But we always say we make time. The priorities change and everything kind of just moves on. I hold on to things and people dearly. There is a certain sentiment that a moment shared between two people or more that I somehow appreciate. While the souls or physical existences connect, and intertwined but are ghosts to my daily routines now.

Coming to terms with distant bonds have been hard. In this city I had wished to call home but have not seem to established a sense of belonging. I have had them and still have very found memories of laughters and joy with hose that had withstand the tide, I am so grateful for. But leaving and coming back to them, doesn’t seem to be happening anytime soon.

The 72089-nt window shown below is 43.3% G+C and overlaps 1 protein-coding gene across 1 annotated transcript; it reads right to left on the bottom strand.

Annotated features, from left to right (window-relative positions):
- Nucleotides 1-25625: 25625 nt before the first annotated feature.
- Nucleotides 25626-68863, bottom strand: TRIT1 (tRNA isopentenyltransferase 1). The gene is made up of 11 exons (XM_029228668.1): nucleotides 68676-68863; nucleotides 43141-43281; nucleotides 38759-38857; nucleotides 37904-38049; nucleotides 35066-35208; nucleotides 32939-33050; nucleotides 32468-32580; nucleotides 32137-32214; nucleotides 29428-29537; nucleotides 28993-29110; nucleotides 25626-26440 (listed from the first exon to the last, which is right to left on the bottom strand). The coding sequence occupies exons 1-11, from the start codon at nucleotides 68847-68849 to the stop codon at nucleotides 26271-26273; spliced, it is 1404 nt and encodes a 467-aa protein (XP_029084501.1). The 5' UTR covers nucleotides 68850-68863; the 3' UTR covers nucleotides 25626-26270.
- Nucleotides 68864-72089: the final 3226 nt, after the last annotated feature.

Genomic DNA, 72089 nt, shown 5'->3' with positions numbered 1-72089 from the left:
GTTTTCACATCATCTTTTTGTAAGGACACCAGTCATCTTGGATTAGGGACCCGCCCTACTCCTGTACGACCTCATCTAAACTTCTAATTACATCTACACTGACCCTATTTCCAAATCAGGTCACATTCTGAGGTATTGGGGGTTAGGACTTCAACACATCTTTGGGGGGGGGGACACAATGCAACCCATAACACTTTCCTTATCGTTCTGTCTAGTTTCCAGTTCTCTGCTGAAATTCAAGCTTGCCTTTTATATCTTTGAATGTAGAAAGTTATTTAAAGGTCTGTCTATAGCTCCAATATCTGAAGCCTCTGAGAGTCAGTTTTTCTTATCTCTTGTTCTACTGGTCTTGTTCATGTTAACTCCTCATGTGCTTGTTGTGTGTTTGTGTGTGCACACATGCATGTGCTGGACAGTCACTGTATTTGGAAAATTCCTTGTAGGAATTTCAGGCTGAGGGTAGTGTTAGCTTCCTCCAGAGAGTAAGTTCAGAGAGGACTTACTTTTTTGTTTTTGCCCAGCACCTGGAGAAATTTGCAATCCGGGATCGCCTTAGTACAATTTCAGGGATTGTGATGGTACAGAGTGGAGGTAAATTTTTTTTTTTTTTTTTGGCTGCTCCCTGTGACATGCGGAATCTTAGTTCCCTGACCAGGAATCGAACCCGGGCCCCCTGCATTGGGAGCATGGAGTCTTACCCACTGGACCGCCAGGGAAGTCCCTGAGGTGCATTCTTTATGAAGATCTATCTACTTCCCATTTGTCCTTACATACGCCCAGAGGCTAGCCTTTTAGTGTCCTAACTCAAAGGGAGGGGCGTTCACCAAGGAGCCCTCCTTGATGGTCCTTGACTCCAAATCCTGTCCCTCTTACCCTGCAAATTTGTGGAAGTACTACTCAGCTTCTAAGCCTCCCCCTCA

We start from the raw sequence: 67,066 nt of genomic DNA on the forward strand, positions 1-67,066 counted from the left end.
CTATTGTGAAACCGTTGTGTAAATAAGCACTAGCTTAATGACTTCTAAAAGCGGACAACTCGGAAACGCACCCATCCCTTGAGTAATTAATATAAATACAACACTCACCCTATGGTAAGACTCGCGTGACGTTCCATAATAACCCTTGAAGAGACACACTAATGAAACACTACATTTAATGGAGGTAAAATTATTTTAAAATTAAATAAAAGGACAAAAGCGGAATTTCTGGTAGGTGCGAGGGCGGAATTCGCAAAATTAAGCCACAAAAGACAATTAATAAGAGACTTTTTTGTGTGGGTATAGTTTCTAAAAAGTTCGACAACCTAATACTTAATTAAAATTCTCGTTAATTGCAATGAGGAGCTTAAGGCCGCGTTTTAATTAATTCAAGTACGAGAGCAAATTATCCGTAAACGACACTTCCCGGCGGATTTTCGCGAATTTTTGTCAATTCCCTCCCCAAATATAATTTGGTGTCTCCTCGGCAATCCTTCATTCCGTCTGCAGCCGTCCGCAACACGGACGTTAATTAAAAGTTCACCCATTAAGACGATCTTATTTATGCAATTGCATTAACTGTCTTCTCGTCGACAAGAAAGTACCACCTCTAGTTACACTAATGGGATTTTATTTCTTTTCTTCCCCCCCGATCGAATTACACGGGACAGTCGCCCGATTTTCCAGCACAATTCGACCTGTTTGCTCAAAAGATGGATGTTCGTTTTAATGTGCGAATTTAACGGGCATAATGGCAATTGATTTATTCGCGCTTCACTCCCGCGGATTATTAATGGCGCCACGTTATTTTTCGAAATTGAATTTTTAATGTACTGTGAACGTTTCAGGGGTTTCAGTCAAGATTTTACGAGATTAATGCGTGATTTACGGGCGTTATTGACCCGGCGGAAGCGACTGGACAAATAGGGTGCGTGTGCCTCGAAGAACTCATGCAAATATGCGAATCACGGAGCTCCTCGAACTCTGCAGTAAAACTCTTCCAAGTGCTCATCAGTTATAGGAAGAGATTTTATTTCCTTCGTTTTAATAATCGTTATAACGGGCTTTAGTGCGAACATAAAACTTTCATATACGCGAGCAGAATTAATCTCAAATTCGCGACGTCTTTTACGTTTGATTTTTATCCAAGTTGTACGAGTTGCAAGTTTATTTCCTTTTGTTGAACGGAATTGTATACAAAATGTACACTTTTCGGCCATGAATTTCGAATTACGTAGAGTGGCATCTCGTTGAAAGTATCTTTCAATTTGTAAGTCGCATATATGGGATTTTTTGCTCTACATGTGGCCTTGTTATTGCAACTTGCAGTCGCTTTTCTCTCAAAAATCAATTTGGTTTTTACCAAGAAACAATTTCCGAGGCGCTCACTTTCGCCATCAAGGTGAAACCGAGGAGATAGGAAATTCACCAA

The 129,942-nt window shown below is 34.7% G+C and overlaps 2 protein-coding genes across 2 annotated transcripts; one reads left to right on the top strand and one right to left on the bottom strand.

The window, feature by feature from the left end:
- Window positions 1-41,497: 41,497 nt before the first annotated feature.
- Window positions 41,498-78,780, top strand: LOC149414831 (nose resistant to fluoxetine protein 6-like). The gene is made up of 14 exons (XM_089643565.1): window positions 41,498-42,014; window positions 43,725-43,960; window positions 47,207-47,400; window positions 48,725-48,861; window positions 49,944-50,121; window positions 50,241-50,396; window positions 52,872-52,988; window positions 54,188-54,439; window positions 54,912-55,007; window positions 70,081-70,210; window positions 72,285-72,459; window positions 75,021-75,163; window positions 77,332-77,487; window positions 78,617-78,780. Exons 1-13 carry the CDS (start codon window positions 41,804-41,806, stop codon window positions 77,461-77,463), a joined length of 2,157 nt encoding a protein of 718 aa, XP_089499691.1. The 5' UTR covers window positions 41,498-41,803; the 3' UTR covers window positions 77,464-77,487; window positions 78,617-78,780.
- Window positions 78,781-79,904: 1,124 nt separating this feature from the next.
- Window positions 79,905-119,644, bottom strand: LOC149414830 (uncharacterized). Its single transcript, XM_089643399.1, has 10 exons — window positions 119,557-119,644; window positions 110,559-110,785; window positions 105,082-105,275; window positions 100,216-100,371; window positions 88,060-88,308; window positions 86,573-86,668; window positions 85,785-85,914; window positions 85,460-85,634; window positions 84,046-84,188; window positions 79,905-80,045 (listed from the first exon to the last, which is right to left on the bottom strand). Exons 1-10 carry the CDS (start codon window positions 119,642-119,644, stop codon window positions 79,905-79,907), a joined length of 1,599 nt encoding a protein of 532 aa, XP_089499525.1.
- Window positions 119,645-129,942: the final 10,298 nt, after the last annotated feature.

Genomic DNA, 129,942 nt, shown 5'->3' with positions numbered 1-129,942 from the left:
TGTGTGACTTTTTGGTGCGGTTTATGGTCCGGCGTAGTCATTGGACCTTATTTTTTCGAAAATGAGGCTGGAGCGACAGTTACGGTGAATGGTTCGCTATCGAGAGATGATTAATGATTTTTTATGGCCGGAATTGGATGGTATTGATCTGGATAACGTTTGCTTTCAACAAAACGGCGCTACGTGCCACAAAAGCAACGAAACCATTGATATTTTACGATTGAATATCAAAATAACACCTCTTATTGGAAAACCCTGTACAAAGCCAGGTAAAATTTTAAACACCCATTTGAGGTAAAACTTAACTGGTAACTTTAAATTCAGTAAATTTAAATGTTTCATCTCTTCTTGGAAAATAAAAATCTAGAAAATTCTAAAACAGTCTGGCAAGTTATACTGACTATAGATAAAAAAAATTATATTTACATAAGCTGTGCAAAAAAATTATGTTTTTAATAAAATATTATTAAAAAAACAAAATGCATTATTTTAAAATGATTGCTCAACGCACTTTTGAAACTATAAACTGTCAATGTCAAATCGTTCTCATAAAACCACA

We sat down at the dining table last week and questioned authenticity. I just could not bring myself to accept the fact that some people are what we thought of them to be. Our minds love to play tricks on us, we delude ourselves into anything possible and anything factual. Facts and fiction walk a fairly thin line depending on which end of the spectrum you are on.

But the truth lies when the blue two ticks don’t get a respond, or a phone call doesn’t get returned, you ought to close that chapter and start a new page.

Almost two years ago, someone told me I couldn’t be what I am. I couldn’t run a space, I can’t write a cookbook, I can’t run because I have no endurance. I shouldn’t be vegan, I shouldn’t say what I feel and I shouldn’t be what I endeavour to be.

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This morning, I ran for an hour and almost hit the 10km mark. Last week, we finished off a menu that was solely written by women. I am still on a plant based diet and living just fine.